The Design Spin Cycle

When I started as Web Designer for the museum in January, I assumed I had been hired for a website redesign. Rookie mistake. As you’ve been reading, Shelley, Sara, and others had been hard at work brainstorming, testing, and researching this much larger project for Bloomberg Connects, an initiative which extends well beyond your ordinary website redesign. There are a lot of moving parts—an app, digital signage, applications that our engagement team will use to answer questions—the iOS app is just the beginning.  I’m jumping in where Jennie left off to talk more about the mobile design.

There is a lot of talk today about splitting functionality into separate apps. Foursquare is now both Foursquare and Swarm. Facebook has Camera and Messenger in addition to their main app. Should we be doing the same?

Our mobile experience has two clearly distinct goals—an informational experience (what’s happening, when we are open, and how to find us) and the more experiential ASK functionality.  Each of these parts could easily exist independently of each other. Do our visitors have expectations of them being bundled? Or would the experience be more pure if they were kept separated? ¯\_(ツ)_/¯

What we’ve decided to do for v1.0 is to keep these halves married. We believe it would add more friction to require our users to download two separate apps than to use a single app with two separate goals. Our user research, though, will shine light on this and help point the way forward.

Keeping the two halves married means re-skinning our current mobile (informational) website and adding (experiential) ASK functionality.

Keeping the two halves married means re-skinning our current mobile (informational) website and adding (experiential) ASK functionality.

As Jennie said, we based our ASK conversational tool on iMessage. We did this because it works. Our prototyping testing went so smoothly we knew any design which deviated too much would create unnecessary friction for our users. The mental model of iMessage just works.  While we kept the mental model intact, we did remove some functionality. For instance, the in-app camera is cropped square, without option. We want the users to use it as a communication tool without concern for framing or lighting or other arty stuff. To a similar end, we aren’t allowing uploads from the camera roll because we only want to know what someone is looking at in the museum *right now.*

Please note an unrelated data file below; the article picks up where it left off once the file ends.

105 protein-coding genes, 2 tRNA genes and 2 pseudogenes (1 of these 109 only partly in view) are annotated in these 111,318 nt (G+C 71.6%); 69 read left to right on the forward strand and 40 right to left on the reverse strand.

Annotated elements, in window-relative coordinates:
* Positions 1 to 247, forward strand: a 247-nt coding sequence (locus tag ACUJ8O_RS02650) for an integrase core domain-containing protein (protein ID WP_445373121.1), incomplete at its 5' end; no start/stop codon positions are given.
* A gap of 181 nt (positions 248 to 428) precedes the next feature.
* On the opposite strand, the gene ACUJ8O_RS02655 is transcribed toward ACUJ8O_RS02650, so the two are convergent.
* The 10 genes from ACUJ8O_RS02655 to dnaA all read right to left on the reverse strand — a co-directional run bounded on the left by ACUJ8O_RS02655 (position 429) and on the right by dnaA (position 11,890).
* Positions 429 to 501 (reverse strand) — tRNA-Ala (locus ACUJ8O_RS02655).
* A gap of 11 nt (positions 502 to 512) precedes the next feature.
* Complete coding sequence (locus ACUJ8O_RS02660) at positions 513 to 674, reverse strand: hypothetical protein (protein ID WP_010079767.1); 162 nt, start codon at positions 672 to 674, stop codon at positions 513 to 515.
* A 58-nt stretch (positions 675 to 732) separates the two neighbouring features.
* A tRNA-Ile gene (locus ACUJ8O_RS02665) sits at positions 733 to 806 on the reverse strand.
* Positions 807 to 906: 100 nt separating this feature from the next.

Selecting ASK from the mobile home screen gives the user two views depending on where they are standing. Outside the museum, they see a call-to-action to come in and use ASK, which will be activated based on their geolocation. Once inside the museum, the feature is active and ready to use.

With the conversation part of ASK working, we are now moving on to layering in the informational content like exhibition or event info which you would normally expect to see from a museum’s mobile website. To keep things simple, what we’re currently designing for the informational half of the app is more or less a re-skinning of our current mobile site, but this is a stop-gap solution until the later phases of the project when we’ll be rethinking our website from the ground up, responsively.

The challenge is that we haven’t yet designed that new website. Like I said, that comes much later. This is the iterative process in action. With so many things being designed and built all at once, we are forced to make decisions and to prioritize. Everything is getting their feature-sets piece by piece. We’re lifting the curtain on this process for you here, but our hope is that our users will never be aware of all these seams. There’s certainly a “wow” factor when you can do a Big Reveal, as if it were possible for us to release the completed app and the new website all at once, but we aren’t doing that.

We are far more excited about building these tools and getting them into the hands of our visitors as quickly as possible, testing what works and what doesn’t, and creating the best experience possible. This also means not being precious about the design. If our user research suggests a feature or layout must change, then we’ll change. it. Our metrics for success are determined by how much enjoyment and practical use our visitors get out of the ASK app. We’re not looking for conversions or return on investment. We’re building a tool around the needs of our users and we’ll continue to watch and listen closely so as to be sure we’re building the right thing. All research so far shows that we’re on the right path.

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